The maintainers of the curl library have released version 8.0.0, which addresses six security vulnerabilities, including an authentication bypass in the way that the library handles FTP connections.
The release of libcurl 8.0.0 coincides with the 25th anniversary of the initial release of the tool, which is used in countless projects and apps. Most of the vulnerabilities fixed in this version are relatively low severity, with the authentication bypass being the most serious of the six. That bug (CVE-2023-27535) derives from the fact that libcurl reused FTP connections.
“libcurl would reuse a previously created FTP connection even when one or more options had been changed that could have made the effective user a very different one, thus leading to the doing the second transfer with wrong credentials,” the advisory says.
“libcurl keeps previously used connections in a connection pool for subsequent transfers to reuse if one of them matches the setup. However, several FTP settings were left out from the configuration match checks, making them match too easily.”
Among the other vulnerabilities patched in the new version is a bug (CVE-2023-27538) that is nearly identical to an older one related to SSH connections that had been fixed previously, but that fix was incomplete.
“libcurl would reuse a previously created connection even when an SSH related option had been changed that should have prohibited reuse,” the advisory says.
“libcurl keeps previously used connections in a connection pool for subsequent transfers to reuse if one of them matches the setup. However, two SSH settings were left out from the configuration match checks, making them match too easily.”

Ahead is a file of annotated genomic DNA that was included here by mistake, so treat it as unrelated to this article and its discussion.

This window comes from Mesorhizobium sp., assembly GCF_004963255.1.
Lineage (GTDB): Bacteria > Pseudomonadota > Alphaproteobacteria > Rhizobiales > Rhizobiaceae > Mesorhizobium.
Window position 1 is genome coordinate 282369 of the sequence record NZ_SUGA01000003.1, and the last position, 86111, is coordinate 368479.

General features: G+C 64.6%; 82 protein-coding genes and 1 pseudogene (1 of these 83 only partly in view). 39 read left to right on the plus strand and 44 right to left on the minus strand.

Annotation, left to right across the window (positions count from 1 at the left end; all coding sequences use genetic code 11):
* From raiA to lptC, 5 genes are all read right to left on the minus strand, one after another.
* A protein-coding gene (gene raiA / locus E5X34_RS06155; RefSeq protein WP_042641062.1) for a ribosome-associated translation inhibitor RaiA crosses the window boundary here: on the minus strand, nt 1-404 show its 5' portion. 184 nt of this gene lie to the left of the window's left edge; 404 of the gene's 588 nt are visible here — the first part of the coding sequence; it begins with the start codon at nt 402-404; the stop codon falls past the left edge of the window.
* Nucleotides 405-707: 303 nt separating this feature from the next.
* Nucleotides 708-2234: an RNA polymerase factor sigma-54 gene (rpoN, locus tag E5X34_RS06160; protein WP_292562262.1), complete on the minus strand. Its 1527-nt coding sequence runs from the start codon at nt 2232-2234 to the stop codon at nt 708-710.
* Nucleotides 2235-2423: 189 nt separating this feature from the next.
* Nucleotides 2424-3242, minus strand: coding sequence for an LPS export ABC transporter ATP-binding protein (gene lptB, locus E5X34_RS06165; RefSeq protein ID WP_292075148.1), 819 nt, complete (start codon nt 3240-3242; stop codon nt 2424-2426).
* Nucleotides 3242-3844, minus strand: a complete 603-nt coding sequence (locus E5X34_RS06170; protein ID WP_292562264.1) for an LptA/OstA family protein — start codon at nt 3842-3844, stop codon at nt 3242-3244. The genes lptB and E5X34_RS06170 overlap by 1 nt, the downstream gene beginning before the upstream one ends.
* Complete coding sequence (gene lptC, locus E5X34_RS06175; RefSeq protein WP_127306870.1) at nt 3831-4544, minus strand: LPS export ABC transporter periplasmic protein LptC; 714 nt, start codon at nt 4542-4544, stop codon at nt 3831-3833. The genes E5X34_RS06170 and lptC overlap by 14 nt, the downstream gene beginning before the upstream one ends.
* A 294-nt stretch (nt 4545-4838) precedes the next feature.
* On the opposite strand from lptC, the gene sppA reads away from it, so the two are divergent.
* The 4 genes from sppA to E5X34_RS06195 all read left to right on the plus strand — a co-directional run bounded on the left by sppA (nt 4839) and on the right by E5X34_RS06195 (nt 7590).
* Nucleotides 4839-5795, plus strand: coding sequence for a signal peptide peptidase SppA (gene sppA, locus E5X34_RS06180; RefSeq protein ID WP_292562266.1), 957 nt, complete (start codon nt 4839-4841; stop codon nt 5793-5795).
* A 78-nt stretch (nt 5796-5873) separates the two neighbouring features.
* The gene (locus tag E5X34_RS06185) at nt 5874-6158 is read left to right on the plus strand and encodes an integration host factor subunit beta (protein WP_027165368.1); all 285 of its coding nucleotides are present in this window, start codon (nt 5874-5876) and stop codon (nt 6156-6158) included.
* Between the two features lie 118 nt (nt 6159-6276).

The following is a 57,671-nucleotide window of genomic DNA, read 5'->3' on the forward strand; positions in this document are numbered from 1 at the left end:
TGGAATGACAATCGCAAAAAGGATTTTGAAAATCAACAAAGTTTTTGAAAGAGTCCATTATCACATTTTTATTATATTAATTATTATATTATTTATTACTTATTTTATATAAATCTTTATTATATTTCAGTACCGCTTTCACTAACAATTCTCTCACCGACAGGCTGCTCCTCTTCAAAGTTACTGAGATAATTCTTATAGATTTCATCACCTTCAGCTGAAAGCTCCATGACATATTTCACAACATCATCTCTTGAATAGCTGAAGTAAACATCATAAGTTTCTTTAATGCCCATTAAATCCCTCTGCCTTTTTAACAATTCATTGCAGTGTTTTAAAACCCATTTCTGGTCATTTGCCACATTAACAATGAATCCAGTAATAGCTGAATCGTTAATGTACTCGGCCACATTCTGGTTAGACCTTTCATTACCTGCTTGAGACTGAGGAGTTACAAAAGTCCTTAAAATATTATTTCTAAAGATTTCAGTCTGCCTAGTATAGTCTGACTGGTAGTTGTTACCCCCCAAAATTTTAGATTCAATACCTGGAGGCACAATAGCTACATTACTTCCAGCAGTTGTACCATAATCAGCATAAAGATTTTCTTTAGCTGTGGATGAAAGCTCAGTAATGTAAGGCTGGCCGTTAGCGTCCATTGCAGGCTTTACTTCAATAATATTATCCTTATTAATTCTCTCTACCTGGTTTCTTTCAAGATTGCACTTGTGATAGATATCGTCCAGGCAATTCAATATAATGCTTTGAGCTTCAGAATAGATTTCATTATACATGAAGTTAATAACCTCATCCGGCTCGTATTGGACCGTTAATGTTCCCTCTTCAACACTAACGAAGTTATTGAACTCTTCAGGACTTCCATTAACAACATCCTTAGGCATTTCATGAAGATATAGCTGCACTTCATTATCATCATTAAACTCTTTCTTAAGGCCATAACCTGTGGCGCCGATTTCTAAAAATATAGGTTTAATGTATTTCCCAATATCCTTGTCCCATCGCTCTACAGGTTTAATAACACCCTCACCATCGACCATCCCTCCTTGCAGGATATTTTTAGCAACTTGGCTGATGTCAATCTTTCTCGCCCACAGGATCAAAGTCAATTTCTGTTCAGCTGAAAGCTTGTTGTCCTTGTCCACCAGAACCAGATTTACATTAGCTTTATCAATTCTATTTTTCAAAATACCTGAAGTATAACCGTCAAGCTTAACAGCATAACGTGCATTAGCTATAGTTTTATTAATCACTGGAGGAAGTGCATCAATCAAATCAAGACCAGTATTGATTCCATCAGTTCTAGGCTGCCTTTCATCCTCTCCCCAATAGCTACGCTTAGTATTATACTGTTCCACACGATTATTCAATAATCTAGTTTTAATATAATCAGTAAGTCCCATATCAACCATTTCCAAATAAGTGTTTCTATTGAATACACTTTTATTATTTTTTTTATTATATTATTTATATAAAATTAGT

There is also a vulnerability related to the implementation of SFTP in curl that can allow an attacker to get around filtering.
“Curl’s SFTP implementation offers a special feature in the path component of URLs: a tilde (~) character as the first path element in the path to denotes a path relative to the user’s home directory. This is supported because of wording in the once proposed to-become RFC draft that was to dictate how SFTP URLs work. Due to a bug, the handling of the tilde in SFTP path did however not only replace it when it is used stand-alone as the first path element but also wrongly when used as a mere prefix in the first element,” the advisory says.
“Using a path like /~2/foo when accessing a server using the user dan (with home directory /home/dan) would then quite surprisingly access the file /home/dan2/foo. This can be taken advantage of to circumvent filtering or worse.”
Users should upgrade to version 8.0.0 to protect against these flaws.